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October 15, 2015
Technology Musings
Michael Schubach - Michaelschubach@me.com

Remember Jeff Goldblum in the original Jurassic Park?  Funny, quirky, almost-eaten Jeff Goldblum?  Do you remember his quintessential “butterfly effect” example of Chaos Theory to explain the impact of unforeseen circumstances on complex systems?  “A butterfly can flap its wings in Beijing and in Central Park you get rain instead of sunshine.”  The serious mistake of not considering all possible outcomes – or, more accurately, not being able to even conceive of them – was his very good reason for not resurrecting dinosaurs.

We in hospitality technology are not in the business of resurrecting dinosaurs; we’re attempting to eradicate them. And what is newer and better and more environmentally adaptable than a dinosaur? Our answer is a cloud-based implementation. New cloud-delivered species would earn Darwin’s blessing and approval: the younger breed has the strength and agility to displace the weakness and lethargy of the aged. But we are in danger of forgetting Jeff’s chaotic golden rule: where there’s life – especially new life – there are unintended consequences. Now that life has situated itself above premise, we see that Jeff wasn’t wrong.

The parts are the new whole. There was a time that property automation could be thought of as a singularity. Early property management systems grouped inventory, sales, housekeeping/maintenance and accounts receivable into a convenient whole that helped justify the then massive cost of electronic automation.  Eager vendors – myself in their legion – added allied functionality to help move those mountains. It seems almost unimaginable today but available options then included integrated sales and catering, on-board yield (revenue) management, telephone call accounting, spa scheduling, golf tee times, integrated point of sale and inventory management. Those were comprehensive modules, not lightweight or half-hearted alternatives for small and simple operations.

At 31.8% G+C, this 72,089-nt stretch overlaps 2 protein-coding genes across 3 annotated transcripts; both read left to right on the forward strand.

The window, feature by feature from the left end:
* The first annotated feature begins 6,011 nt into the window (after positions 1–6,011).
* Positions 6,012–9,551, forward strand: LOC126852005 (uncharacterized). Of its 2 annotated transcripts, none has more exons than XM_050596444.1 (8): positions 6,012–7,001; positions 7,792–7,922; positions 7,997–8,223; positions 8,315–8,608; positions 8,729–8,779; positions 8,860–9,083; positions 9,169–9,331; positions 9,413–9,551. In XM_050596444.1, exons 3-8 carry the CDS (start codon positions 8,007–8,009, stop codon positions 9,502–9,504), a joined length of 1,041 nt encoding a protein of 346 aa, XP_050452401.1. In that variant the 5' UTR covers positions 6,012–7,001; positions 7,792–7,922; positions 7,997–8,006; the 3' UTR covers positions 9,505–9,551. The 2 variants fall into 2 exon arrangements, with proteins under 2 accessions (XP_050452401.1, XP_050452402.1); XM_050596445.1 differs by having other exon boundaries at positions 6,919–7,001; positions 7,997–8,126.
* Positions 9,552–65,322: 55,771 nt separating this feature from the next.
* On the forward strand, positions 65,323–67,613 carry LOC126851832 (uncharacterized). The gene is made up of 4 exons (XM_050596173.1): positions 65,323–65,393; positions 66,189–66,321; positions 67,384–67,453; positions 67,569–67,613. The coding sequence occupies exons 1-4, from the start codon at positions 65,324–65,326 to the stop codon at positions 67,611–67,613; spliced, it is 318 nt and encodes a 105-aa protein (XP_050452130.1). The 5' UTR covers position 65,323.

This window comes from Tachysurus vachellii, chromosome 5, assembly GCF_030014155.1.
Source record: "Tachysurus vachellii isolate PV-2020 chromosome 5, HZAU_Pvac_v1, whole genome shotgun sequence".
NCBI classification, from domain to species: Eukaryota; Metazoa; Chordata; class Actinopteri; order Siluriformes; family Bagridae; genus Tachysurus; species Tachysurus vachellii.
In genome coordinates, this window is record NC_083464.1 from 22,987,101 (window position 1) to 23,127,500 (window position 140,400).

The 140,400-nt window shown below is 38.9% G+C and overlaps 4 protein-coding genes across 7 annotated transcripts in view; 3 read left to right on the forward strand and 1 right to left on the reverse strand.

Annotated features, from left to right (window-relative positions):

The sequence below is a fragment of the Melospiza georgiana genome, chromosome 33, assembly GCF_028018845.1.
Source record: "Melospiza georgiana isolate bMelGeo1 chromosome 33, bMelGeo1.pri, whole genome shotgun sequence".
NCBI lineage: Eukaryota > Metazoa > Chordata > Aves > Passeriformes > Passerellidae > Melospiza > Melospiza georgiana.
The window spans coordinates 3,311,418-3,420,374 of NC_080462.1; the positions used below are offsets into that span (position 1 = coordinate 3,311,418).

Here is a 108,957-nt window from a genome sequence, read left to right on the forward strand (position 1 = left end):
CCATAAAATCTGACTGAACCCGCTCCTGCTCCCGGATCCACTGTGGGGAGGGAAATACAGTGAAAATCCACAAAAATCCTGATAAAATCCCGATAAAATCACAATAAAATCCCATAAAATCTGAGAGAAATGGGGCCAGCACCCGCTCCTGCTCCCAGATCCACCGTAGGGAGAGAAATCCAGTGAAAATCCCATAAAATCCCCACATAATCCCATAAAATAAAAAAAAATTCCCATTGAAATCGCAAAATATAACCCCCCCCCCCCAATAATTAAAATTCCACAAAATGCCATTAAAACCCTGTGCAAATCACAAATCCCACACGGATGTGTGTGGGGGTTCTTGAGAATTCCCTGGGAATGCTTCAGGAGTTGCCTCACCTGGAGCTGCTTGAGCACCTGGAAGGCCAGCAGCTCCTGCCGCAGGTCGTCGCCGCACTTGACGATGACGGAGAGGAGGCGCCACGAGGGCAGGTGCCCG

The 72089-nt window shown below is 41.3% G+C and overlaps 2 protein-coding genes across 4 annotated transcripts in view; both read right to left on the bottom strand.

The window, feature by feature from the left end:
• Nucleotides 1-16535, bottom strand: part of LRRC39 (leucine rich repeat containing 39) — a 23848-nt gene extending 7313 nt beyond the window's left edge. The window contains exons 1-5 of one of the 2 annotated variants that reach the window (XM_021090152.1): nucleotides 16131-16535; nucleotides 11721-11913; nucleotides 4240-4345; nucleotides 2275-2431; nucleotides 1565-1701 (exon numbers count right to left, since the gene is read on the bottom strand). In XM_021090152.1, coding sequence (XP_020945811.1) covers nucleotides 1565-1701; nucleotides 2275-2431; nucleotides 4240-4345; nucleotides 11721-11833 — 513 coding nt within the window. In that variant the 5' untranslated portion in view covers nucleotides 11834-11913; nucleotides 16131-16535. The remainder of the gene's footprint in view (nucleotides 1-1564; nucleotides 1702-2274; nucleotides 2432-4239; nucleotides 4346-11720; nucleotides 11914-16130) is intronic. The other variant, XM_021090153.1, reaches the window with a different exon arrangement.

But the world has evolved differently; what used to be an optional module is now its own world of depth, complexity and dimension. Customers serve themselves, service and product choices earn points, trigger new offers, launch fulfillment systems and, for good measure, the expended inventory reorders itself.  Each facet requires its own – or several – specialized application(s). We no longer buy a system but rather assemble one onsite.  A reservations module, never a simple thing, has evolved into its own ecosystem comprised of inventory, availability, rate, revenue and channel management. Housekeeping and maintenance, traditional PMS staples, are frequently spun off into service optimization (aka rapid response) systems. The PMS core itself is boiling down into guest accounting: posting and auditing, billing and settlement. Applications that used to be layers of the PMS cake are now their own separate cupcakes, torts and pastries, and we serve them up by the dozens.
 
The unintended consequence: interoperation is the new job No. 1.  The PMS data repository is no longer a destination, but a simpler stop along the information superhighway. Do you recall the days when elementary schools issued grades in citizenship?  To earn an A you didn’t have to have a working understanding of the constitution, you merely had to play well with others. We are more dependent than ever on an era of good system citizenship; whom you know is just as important as what you can do. Good citizenship inspires you to get to know many different vendors and look carefully at overlapping offers; there are many new and different paths to fulfillment.